Since 1983, education organisation Chevening has sponsored 50,000 exceptional professionals from around the world to study in the UK through scholarships and fellowships funded by the UK government.
"This unique opportunity has helped to elevate careers, transform communities, shift and deepen perspectives, and build intercontinental bridges," the Chevening organisation said.
Sapuri will soon leave for the UK to do an MSc in clinical oncology at the University of Birmingham.
She currently works as a senior medical officer for the oncology unit with the West New Britain health authority.
Sapuri qualified as a doctor through the University of Papua New Guinea and also holds a Masters degree in public health from the University of Queensland.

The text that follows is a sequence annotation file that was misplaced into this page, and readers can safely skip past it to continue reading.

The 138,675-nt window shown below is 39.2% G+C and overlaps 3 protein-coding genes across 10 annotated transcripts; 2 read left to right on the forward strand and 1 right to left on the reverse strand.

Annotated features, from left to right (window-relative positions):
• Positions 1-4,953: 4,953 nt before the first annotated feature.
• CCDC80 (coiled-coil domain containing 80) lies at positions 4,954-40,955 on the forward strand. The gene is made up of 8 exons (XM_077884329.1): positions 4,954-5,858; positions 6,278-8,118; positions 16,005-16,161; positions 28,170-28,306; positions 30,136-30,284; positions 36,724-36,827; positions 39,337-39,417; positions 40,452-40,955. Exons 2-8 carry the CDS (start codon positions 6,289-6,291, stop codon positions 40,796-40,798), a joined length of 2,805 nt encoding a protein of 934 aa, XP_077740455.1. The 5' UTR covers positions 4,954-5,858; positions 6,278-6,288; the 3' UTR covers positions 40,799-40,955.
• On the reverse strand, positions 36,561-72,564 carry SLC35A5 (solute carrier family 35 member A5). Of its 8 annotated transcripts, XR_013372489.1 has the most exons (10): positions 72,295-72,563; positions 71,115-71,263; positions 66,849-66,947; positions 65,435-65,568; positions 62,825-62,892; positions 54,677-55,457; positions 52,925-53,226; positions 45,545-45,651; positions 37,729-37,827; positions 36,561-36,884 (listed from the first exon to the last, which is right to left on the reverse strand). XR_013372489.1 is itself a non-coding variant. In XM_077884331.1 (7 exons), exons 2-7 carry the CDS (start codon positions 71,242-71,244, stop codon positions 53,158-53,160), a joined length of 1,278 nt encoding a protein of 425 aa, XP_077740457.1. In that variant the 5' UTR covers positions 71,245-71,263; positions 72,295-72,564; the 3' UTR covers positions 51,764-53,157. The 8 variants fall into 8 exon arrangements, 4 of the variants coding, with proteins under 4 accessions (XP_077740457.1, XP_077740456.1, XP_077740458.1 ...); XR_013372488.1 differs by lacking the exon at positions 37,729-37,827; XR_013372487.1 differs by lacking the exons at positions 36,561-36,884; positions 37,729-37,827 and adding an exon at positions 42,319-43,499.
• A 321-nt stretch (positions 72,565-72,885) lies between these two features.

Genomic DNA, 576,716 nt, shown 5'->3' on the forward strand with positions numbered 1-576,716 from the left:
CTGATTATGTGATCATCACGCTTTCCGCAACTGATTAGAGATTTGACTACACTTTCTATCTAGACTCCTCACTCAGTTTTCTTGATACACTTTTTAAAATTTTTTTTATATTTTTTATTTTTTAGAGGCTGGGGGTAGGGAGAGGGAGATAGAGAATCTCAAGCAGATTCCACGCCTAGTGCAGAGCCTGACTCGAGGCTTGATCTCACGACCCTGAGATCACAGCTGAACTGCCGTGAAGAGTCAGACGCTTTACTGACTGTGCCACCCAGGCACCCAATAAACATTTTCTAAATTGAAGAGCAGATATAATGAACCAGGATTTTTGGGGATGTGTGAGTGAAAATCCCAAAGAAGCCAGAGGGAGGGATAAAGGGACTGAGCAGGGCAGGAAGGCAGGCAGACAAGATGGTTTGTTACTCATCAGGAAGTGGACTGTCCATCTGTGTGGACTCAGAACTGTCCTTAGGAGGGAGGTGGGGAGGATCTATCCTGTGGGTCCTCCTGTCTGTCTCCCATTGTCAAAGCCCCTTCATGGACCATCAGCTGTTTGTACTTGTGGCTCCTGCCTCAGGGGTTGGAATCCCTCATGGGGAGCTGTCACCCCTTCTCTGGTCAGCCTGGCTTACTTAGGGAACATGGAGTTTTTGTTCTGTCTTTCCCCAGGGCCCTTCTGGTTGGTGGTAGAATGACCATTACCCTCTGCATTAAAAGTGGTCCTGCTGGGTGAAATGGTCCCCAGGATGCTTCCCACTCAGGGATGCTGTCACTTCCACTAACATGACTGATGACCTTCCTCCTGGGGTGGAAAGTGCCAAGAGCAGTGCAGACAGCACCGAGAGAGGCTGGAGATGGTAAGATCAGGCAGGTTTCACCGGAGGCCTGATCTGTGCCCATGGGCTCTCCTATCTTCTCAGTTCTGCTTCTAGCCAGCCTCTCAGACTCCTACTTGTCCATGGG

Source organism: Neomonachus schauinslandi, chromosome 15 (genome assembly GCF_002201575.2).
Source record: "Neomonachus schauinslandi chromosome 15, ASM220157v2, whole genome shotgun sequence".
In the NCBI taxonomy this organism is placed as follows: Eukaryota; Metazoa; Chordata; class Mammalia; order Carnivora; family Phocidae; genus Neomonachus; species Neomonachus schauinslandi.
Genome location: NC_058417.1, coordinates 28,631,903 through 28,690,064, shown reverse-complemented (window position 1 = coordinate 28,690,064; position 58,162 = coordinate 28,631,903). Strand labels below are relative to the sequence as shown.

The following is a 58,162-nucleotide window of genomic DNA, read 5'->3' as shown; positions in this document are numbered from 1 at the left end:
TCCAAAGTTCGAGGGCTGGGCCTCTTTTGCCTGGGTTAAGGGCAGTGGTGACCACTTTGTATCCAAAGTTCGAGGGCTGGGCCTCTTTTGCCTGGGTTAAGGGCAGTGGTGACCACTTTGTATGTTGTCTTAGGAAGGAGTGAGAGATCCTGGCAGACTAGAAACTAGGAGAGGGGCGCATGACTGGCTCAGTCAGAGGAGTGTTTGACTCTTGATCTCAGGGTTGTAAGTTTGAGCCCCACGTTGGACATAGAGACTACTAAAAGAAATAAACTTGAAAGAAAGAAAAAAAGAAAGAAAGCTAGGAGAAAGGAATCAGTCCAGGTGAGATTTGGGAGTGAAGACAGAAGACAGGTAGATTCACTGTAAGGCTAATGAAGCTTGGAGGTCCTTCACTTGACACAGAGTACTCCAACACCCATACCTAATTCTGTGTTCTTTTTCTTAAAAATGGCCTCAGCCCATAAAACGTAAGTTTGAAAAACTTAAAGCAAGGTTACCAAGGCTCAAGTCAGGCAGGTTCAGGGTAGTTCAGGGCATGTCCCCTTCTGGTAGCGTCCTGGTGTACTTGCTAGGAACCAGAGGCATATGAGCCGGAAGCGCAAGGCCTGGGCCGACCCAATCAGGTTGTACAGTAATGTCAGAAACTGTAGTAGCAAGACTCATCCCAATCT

She worked in rural health medicine before switching to the field of cancer, from which she concluded that just 20% of the population had access to basic health services, and most of the rural population had no access to even basic medical.
Applications for Chevening scholarships are now open for academic year 2020-2021 and the deadline for these is November 5. Details appear at the Chevening website.